McConnell: Border tax 'probably wouldn't pass the Senate'

McConnell: Border tax 'probably wouldn't pass the Senate'
© Greg Nash

Senate Majority Leader Mitch McConnellAddison (Mitch) Mitchell McConnellSessions: 'We should be like Canada' in how we take in immigrants NSA spying program overcomes key Senate hurdle Overnight Finance: Lawmakers see shutdown odds rising | Trump calls for looser rules for bank loans | Consumer bureau moves to revise payday lending rule | Trump warns China on trade deficit MORE (R-Ky.) said Tuesday that Speaker Paul RyanPaul Davis RyanGOP leaders pitch children's health funding in plan to avert shutdown Lawmakers see shutdown’s odds rising Fix what we’ve got and make Medicare right this year MORE's (R-Wis.) border-adjustment proposal to tax imports "probably wouldn't pass the Senate."

In an interview with Bloomberg TV, McConnell said that he is meeting with Ryan and Treasury Secretary Steven Mnuchin in the hopes of reaching an agreement on a tax-reform proposal. 

"Border adjustability is a pretty controversial thing in the Senate, but we'll see what's in the final thing we agree to," McConnell said.

McConnell's comments echo other senators' remarks about the border-adjustment proposal, which would subject imports to U.S. taxes while exempting exports. Sen. Lindsey GrahamLindsey Olin GrahamDHS chief takes heat over Trump furor Overnight Defense: GOP chair blames Dems for defense budget holdup | FDA, Pentagon to speed approval of battlefield drugs | Mattis calls North Korea situation 'sobering' Bipartisan group to introduce DACA bill in House MORE (R-S.C.) said earlier this year that the House plan wouldn't get 10 votes in the Senate.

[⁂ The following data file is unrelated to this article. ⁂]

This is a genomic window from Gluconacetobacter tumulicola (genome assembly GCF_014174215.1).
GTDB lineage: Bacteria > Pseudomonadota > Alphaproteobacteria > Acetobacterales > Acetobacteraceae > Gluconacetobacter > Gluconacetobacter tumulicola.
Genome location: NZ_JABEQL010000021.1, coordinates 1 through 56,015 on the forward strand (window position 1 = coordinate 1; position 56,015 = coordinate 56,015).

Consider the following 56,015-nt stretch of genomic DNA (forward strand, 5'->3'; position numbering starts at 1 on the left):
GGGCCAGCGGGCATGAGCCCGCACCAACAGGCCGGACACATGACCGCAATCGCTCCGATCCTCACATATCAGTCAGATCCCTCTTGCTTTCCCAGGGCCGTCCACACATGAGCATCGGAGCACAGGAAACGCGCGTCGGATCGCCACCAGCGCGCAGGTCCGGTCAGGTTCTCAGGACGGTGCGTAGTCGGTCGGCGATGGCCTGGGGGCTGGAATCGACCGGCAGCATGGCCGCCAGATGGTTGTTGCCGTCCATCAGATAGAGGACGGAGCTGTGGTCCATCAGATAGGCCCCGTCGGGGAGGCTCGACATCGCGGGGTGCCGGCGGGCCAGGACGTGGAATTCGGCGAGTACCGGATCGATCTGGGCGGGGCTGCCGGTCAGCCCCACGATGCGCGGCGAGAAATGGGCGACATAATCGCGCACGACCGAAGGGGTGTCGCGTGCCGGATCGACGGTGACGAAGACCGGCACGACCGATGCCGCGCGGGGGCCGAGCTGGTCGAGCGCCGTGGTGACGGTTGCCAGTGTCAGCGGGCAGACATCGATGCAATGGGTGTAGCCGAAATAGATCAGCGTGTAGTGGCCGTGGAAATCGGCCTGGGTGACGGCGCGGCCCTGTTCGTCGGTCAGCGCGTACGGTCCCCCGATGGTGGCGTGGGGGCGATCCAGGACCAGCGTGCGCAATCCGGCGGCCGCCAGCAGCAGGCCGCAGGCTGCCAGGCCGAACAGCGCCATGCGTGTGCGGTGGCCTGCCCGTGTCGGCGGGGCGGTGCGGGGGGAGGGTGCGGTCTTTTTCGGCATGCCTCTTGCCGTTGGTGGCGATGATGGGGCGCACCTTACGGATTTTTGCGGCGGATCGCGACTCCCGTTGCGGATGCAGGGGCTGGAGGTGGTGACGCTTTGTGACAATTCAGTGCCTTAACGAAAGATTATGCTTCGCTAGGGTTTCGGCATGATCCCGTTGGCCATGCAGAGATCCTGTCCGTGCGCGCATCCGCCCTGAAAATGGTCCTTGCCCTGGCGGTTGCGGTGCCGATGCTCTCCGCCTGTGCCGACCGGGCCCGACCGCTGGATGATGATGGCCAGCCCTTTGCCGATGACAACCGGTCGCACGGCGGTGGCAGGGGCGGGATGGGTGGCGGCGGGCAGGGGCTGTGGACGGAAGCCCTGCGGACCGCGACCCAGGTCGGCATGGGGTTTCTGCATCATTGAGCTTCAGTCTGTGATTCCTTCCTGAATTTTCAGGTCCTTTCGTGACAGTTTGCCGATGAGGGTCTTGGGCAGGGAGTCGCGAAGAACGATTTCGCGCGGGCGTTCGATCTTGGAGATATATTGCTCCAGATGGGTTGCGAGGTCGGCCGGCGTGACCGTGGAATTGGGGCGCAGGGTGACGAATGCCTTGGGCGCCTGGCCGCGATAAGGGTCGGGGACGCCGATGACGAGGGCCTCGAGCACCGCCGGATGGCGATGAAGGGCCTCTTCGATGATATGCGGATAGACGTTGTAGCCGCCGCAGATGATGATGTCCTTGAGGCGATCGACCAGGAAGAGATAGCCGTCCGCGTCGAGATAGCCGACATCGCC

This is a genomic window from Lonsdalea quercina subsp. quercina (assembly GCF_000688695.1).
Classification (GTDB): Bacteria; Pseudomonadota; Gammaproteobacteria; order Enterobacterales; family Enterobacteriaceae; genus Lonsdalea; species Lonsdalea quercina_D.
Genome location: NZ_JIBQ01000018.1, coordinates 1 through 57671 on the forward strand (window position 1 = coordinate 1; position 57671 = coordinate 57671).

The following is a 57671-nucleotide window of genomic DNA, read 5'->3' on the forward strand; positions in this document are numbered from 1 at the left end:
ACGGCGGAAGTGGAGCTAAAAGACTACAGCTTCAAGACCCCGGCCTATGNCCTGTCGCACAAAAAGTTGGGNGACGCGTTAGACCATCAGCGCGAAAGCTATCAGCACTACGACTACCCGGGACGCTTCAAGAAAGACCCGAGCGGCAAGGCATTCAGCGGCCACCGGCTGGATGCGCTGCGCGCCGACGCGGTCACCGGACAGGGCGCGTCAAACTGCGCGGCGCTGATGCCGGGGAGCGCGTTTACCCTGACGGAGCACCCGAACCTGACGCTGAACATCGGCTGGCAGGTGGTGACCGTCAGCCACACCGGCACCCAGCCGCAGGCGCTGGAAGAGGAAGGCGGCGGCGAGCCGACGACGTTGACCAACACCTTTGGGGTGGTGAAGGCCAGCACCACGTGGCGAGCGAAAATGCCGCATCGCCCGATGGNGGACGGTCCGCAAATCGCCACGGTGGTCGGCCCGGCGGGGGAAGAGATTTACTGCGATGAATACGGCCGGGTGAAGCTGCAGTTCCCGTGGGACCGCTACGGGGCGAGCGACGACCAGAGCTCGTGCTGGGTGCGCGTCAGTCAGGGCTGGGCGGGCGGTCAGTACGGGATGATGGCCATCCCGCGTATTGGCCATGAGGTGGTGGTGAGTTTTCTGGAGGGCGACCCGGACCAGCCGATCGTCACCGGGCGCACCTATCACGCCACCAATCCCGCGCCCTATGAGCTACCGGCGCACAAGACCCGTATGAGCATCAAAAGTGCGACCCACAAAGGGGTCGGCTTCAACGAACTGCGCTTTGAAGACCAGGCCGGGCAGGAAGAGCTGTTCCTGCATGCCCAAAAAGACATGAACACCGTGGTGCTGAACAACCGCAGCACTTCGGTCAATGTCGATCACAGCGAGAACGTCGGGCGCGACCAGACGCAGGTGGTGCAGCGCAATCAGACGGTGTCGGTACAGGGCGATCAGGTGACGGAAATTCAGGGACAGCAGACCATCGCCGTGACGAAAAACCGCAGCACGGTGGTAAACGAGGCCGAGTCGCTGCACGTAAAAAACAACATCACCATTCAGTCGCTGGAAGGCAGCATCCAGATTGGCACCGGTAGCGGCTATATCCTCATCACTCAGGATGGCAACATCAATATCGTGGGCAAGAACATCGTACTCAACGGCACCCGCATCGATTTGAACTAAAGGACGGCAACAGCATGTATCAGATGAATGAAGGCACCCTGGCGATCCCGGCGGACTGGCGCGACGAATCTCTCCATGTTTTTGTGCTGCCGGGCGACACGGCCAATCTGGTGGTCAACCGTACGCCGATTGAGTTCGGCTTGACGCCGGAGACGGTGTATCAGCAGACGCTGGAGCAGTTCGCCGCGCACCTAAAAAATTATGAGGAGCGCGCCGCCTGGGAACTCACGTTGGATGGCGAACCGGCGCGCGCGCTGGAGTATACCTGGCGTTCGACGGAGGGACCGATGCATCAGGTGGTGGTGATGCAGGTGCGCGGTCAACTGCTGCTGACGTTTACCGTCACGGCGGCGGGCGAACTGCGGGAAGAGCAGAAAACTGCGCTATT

Even among House Republicans, the proposal may be a tough sell. An analysis from The Hill has found that there are dozens of House GOP lawmakers who have concerns about the border-adjustment tax or are undecided about it.

The border-adjustment proposal was part of a tax plan House Republicans released last year, and supporters argue that it would remove incentives for companies to move jobs overseas. But critics argue that it would result in higher prices for goods that consumers purchase. 

Mnuchin has said that the White House doesn't think the proposal works "in its current form" but is discussing potential revisions with lawmakers. Ryan, meanwhile, continues to defend border adjustability while acknowledging that revisions are being made to the proposal.

McConnell also said Tuesday that tax reform shouldn't add to the deficit. House GOP leaders have also said that they want to pursue revenue-neutral tax reform, but other GOP lawmakers have said that they would prefer or would be open to a net tax cut.

"We added an enormous amount of debt during the Obama years, so we'll have to be revenue neutral," McConnell said.

The majority leader said he didn't want to put a "strict timeline" on tax reform but said "we certainly want to try to complete it this Congress and make America more competitive."